In an Over-Communicated, Intrusive World, Simple is Better

Clason’s “The Richest Man in Babylon” Part 2 – The 7 Cures for a Lean Wallet and The 5 Laws of Money

Copyright © 2007 Ed Bagley

Part 1 of this 2 Part series ends the synopsis of George Clason’s book “The Richest Man in Babylon,” but Clason raises an important question: Why should
so few men be able to acquire so much gold?

The answer is because they know how.

One may not condemn a man for succeeding because he knows how. Neither may one with justice take away from a man what he has fairly earned, to give to men of less ability.

And so it was that the good king of Babylon sought out the richest man in Babylon to teach to others in his kingdom the secrets of his success.

This is a synopsis of what the richest man taught to the people
of Babylon:

The Seven Cures for a Lean Wallet

1) Start your wallet to fattening. Save one-tenth of all you earn. Remember that a part
of all I earn is mine to keep. Do this faithfully. Do not let the simplicity of this escape you.

When I ceased to pay out more than nine-tenths of my earnings,
I got along just as well.
I was not shorter than before, and, money came to me more easily than before.

2) Control your expenses. How is it that all do not earn the same yet all have lean wallets? Here is the truth: That which each of us calls our “necessary expenses” will always grow to equal our incomes unless we protest to
the contrary.

Confuse not necessary expenses with desires. We all have more desires than our earnings can gratify. Examine which of the accepted expenses of living can be reduced or eliminated. Let your motto be 100% of appreciated value demanded for every dollar spent.

Budget your expenses so that your actual necessities are met without spending more than nine-tenths of your earnings.

3) Make your money multiply. Protect your growing treasure by putting it to labor and increasing. Money in your wallet earns nothing. Money that we earn from our money is but a start; it is the earnings generating earnings that builds fortunes.

When the richest man in Babylon loaned money to the shield maker to buy bronze, he said this: “Each time I loaned money to the shield maker, I loaned back also the rental he had paid me. Therefore not only did my capital increase, but its earnings likewise increased.”

4) Guard your money from loss. Everyone has an idea of how to make quick money; few, however, have the evidence of making money to justify their idea, scheme or offer of quick riches. The first sound principle of investment is security for your principal.

Before you loan your money to any man assure yourself of his ability to repay your loan, and of his reputation to do so. Make no one a present of your hard-earned treasure.

Consult the wisdom of those experienced in handling money for profit. Such advice is often freely given for
the asking, and may possess more value than the amount you
are about to invest.

5) Make your home a profitable investment. When you can set aside only nine-tenths of what you earn to live, and can use a part of that nine-tenths to improve the investment in your housing, do it; owning your own home is also an investment that grows with your wealth.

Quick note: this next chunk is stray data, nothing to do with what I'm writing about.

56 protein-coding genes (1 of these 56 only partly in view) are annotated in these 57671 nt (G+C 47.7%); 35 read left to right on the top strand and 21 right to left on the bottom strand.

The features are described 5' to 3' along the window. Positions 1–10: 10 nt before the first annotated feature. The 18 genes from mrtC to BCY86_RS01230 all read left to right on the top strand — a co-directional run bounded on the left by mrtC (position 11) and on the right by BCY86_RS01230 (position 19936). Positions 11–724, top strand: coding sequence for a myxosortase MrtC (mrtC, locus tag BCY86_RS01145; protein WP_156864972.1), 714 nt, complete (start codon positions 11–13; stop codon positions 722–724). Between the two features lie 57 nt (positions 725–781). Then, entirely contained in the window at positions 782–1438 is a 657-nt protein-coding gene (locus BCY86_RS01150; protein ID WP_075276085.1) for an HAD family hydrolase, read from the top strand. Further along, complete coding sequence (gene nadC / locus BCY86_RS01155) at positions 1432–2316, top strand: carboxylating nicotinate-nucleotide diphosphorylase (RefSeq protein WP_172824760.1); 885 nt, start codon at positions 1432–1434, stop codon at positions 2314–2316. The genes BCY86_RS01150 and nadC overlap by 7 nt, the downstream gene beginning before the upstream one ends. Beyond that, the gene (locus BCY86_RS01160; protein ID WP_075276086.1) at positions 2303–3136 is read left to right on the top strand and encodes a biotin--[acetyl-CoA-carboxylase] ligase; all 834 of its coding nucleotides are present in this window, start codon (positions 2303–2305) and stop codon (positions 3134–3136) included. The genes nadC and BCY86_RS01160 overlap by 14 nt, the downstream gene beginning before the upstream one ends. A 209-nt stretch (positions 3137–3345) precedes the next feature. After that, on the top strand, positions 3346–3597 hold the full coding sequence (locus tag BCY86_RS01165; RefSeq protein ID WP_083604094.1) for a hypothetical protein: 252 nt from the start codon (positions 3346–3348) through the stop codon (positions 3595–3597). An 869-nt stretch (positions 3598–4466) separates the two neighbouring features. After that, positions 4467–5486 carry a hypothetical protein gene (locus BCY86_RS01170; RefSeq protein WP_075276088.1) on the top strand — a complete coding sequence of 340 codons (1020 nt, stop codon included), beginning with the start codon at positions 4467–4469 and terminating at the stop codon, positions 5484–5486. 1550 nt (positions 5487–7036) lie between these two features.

Your family deserves a home they can enjoy and call their own. It builds a sense of stability and well-being.

6) Ensure a future income. Build income-producing assets that do not require you to work forever. We will all grow old and die.

You should prepare a suitable income for the days to come when you are no longer younger and cannot work as hard, and to make preparations for your family should you no longer be with them to comfort and support them. Provide in advance for the needs of your growing age, and the protection of your family.

7) Increase your
ability to earn.
Desire precedes accomplishment, and the desire must be strong and definite. When you have backed your desire for saving $1,000 with the strength and purpose to secure it, you can then save $2,000.

Desires must be simple and definite. Desires defeat their own purpose when they are too many, too confusing, or too difficult to accomplish. Cultivate your own powers to study and become wiser, more skillful, and more productive.

Here is more sage advice from Clason’s masterpiece on financial matters:

The 5 Laws of Money

If you had to choose, would you choose tons of money or wisdom? Most men would take the money, ignore the wisdom, and waste the money. Here is the wisdom:

1) Money comes gladly and in increasing quantities to any man who will put aside not less than one-tenth of his earnings to create an estate for his future and the future of his family.

2) Money labors diligently and contently for the wise owner who finds for it profitable employment, multiplying unto itself in infinity if kept working diligently. Money multiplies itself in surprising fashion.

3) Money clings to
the protection of the cautious owner who invests it with the advice of men wise
in its handling.

4) Money slips away from the man who invests it in businesses or purposes that he is not familiar with, or which are not approved by those skilled in its keep. The inexperienced handler of money who trusts his own judgment, and puts his money in investments which he is not familiar, always pays with his money for his experience.

5) Money flees the man who would force it to impossible earnings, or who follows the alluring advice of tricksters and schemers, or who
trusts it to his own inexperience and romantic desires in investment.

Here is the hard lesson of the 5 Laws of Money: You cannot measure the value of wisdom in bags of money. Without wisdom, those who have it quickly lose money, but with wisdom, money can be secured by those who have it not.

This ends the condensation.

Copyright 2009 by Ed Bagley

Almost every athlete who attends the annual U. S. National Track & Field Outdoors Masters Championships has had their day in the sun. Maybe it was in high school, college, or on the professional circuit, but almost all of these men and women have experienced success at some level of competition.

It is why more than 1,000 masters and senior runners returned to the 2009 National Championships in Oshkosh (WI), to step back on the track or field once again and test themselves. To try and catch a firefly in a Mason jar on a hot summer night.

Ed Burke is one of those athletes. Burke was a standout at San Jose State University from 1960 to 1962, setting a school record with a throw of 192-feet-3.5-inches in 1962 that would stand for 16 years.

He competed for the United States in the 1964 Tokyo Olympics and 1968 Mexico City Olympics, and then retired. After 12 years, he came out of retirement and failed to make the U. S. team that was boycotted from the 1980 Moscow Olympics. In 1984, at the age of 44, he made the team for the Los Angeles Olympics.